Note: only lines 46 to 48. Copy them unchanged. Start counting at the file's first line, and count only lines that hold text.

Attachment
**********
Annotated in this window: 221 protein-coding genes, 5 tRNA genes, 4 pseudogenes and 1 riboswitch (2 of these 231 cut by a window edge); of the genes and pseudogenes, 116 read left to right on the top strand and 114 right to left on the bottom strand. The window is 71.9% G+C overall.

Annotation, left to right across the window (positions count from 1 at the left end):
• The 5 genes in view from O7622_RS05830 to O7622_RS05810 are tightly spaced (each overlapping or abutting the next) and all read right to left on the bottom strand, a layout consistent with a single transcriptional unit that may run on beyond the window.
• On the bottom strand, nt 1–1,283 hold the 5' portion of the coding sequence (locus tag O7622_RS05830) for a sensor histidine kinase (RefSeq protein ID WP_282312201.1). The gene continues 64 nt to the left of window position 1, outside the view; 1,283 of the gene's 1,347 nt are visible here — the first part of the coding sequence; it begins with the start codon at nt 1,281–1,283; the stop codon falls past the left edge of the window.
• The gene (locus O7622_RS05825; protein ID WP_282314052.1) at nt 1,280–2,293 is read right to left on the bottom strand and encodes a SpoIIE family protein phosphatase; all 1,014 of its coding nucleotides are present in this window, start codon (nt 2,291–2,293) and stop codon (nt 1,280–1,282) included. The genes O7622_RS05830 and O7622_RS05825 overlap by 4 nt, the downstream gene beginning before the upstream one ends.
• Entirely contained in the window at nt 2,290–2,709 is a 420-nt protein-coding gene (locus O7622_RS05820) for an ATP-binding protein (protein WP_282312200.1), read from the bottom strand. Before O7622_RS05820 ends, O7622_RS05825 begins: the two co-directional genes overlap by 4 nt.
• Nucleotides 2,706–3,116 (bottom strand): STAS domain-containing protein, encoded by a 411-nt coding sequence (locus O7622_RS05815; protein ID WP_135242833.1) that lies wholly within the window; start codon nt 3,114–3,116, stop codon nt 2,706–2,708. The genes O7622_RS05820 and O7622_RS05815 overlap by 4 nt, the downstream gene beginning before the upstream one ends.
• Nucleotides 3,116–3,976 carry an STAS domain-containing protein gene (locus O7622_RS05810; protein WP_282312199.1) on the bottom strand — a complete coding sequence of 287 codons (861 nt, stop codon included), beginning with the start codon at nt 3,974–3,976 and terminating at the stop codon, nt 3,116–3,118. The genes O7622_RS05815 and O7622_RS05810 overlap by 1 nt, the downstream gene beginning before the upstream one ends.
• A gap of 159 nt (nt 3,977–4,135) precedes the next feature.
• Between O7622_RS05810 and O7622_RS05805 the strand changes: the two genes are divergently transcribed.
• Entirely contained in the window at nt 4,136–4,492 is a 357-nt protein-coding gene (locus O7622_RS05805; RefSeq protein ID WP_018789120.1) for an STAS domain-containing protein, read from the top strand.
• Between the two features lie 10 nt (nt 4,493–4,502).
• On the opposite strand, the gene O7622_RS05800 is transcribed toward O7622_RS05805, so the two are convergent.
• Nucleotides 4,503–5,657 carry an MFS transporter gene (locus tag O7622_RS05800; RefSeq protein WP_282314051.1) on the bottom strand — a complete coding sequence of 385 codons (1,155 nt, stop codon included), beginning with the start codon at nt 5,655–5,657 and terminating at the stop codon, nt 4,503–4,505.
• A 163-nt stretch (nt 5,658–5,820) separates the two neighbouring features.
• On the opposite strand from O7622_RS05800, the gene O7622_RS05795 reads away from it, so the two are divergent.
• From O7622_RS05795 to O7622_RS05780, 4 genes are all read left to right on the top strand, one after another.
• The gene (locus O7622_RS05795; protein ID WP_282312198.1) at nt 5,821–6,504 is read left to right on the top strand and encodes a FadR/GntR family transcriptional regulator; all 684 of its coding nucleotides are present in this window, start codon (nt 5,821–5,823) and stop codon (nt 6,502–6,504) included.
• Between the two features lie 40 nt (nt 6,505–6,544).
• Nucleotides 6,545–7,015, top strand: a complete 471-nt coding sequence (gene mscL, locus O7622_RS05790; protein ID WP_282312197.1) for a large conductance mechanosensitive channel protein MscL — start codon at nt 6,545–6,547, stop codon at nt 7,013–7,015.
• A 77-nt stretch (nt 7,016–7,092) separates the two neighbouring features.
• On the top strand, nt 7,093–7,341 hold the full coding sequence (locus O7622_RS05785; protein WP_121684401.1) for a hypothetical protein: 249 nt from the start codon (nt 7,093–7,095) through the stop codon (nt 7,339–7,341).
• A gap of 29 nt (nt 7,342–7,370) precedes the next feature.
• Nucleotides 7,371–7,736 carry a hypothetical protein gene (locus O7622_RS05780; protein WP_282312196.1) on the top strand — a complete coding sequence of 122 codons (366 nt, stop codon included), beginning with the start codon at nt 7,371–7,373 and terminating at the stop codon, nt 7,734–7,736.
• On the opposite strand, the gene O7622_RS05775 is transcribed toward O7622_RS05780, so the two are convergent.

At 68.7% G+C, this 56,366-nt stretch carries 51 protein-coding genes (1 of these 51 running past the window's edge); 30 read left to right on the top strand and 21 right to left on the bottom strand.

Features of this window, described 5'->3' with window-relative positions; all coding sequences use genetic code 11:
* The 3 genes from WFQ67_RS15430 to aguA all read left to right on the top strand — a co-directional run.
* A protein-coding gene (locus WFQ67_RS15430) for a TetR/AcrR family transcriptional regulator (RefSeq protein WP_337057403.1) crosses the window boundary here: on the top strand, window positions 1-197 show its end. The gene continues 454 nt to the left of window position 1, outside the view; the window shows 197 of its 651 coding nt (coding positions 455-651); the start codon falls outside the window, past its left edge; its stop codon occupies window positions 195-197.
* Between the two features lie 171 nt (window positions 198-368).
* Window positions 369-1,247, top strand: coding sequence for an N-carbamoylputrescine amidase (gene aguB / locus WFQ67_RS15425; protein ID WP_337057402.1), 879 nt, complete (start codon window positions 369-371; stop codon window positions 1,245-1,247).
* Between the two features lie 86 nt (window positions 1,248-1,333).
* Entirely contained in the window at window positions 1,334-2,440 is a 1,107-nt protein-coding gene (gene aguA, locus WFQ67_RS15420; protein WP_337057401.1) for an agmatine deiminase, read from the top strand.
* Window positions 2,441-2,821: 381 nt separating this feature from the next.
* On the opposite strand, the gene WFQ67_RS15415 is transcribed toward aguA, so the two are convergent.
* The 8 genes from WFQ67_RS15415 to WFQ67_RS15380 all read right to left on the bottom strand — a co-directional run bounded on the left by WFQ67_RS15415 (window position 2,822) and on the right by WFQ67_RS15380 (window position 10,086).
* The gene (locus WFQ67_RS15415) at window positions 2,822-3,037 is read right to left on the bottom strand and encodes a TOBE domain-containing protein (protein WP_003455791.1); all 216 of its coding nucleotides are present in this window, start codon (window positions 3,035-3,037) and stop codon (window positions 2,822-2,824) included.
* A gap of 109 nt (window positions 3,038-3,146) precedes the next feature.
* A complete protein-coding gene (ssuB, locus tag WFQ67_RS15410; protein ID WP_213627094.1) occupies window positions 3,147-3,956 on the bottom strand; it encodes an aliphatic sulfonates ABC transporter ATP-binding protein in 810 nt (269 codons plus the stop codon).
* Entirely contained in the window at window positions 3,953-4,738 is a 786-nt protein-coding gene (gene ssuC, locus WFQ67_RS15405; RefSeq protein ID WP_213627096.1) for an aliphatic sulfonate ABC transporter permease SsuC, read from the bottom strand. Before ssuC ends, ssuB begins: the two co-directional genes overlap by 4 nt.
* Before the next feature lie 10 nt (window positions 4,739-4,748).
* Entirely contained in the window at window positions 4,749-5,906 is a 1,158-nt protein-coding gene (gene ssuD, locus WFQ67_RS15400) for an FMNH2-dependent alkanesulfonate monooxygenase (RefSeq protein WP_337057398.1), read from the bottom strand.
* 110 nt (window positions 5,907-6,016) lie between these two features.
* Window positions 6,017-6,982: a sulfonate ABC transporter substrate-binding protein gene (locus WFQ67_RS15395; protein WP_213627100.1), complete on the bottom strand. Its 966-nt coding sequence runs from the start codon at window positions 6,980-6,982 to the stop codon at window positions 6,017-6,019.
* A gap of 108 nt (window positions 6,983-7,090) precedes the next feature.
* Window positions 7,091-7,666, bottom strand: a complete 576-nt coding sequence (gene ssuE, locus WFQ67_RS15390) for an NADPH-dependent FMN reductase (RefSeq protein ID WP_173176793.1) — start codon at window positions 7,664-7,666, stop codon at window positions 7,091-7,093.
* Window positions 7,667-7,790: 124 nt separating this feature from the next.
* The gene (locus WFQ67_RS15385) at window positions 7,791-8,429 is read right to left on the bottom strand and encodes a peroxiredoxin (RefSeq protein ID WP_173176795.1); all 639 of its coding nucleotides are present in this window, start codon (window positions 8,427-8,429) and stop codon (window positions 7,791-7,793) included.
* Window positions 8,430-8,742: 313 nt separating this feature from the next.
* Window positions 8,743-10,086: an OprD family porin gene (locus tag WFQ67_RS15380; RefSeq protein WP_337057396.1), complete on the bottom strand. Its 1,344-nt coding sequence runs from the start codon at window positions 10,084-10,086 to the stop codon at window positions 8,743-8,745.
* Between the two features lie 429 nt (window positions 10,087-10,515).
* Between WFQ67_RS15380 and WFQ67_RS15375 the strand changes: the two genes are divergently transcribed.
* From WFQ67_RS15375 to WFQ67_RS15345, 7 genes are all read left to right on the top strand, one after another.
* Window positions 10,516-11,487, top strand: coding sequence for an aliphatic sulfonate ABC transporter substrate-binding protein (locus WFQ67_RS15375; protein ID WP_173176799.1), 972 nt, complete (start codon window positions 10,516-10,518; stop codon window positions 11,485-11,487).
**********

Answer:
* Window positions 7,091-7,666, bottom strand: a complete 576-nt coding sequence (gene ssuE, locus WFQ67_RS15390) for an NADPH-dependent FMN reductase (RefSeq protein ID WP_173176793.1) — start codon at window positions 7,664-7,666, stop codon at window positions 7,091-7,093.
* Window positions 7,667-7,790: 124 nt separating this feature from the next.
* The gene (locus WFQ67_RS15385) at window positions 7,791-8,429 is read right to left on the bottom strand and encodes a peroxiredoxin (RefSeq protein ID WP_173176795.1); all 639 of its coding nucleotides are present in this window, start codon (window positions 8,427-8,429) and stop codon (window positions 7,791-7,793) included.